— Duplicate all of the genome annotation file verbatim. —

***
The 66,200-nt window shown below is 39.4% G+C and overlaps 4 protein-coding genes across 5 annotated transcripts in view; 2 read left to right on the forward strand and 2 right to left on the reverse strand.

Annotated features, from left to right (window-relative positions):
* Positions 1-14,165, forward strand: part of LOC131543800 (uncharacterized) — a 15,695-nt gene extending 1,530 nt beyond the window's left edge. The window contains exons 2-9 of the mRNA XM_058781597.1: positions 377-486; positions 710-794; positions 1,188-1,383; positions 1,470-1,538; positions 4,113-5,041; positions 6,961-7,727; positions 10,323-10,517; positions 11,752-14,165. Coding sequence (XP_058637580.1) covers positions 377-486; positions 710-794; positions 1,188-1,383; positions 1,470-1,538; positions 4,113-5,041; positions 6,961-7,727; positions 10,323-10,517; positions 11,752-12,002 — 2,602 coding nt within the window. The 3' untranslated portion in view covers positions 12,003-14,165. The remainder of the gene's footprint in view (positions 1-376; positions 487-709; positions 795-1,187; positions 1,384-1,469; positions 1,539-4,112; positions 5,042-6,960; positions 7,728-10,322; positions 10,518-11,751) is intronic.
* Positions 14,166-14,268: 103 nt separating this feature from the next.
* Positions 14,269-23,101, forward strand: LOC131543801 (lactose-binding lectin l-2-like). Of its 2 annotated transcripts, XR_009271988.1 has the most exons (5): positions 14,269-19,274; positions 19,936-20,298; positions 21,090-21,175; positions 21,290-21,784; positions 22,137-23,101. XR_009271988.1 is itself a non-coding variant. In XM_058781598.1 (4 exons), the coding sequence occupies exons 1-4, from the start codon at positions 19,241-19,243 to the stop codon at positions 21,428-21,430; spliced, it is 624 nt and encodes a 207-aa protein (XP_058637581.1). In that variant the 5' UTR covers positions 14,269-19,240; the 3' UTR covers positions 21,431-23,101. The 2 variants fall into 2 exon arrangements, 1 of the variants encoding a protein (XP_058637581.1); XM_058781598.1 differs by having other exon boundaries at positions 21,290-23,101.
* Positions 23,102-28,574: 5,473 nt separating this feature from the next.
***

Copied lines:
The 66,200-nt window shown below is 39.4% G+C and overlaps 4 protein-coding genes across 5 annotated transcripts in view; 2 read left to right on the forward strand and 2 right to left on the reverse strand.

Annotated features, from left to right (window-relative positions):
* Positions 1-14,165, forward strand: part of LOC131543800 (uncharacterized) — a 15,695-nt gene extending 1,530 nt beyond the window's left edge. The window contains exons 2-9 of the mRNA XM_058781597.1: positions 377-486; positions 710-794; positions 1,188-1,383; positions 1,470-1,538; positions 4,113-5,041; positions 6,961-7,727; positions 10,323-10,517; positions 11,752-14,165. Coding sequence (XP_058637580.1) covers positions 377-486; positions 710-794; positions 1,188-1,383; positions 1,470-1,538; positions 4,113-5,041; positions 6,961-7,727; positions 10,323-10,517; positions 11,752-12,002 — 2,602 coding nt within the window. The 3' untranslated portion in view covers positions 12,003-14,165. The remainder of the gene's footprint in view (positions 1-376; positions 487-709; positions 795-1,187; positions 1,384-1,469; positions 1,539-4,112; positions 5,042-6,960; positions 7,728-10,322; positions 10,518-11,751) is intronic.
* Positions 14,166-14,268: 103 nt separating this feature from the next.
* Positions 14,269-23,101, forward strand: LOC131543801 (lactose-binding lectin l-2-like). Of its 2 annotated transcripts, XR_009271988.1 has the most exons (5): positions 14,269-19,274; positions 19,936-20,298; positions 21,090-21,175; positions 21,290-21,784; positions 22,137-23,101. XR_009271988.1 is itself a non-coding variant. In XM_058781598.1 (4 exons), the coding sequence occupies exons 1-4, from the start codon at positions 19,241-19,243 to the stop codon at positions 21,428-21,430; spliced, it is 624 nt and encodes a 207-aa protein (XP_058637581.1). In that variant the 5' UTR covers positions 14,269-19,240; the 3' UTR covers positions 21,431-23,101. The 2 variants fall into 2 exon arrangements, 1 of the variants encoding a protein (XP_058637581.1); XM_058781598.1 differs by having other exon boundaries at positions 21,290-23,101.
* Positions 23,102-28,574: 5,473 nt separating this feature from the next.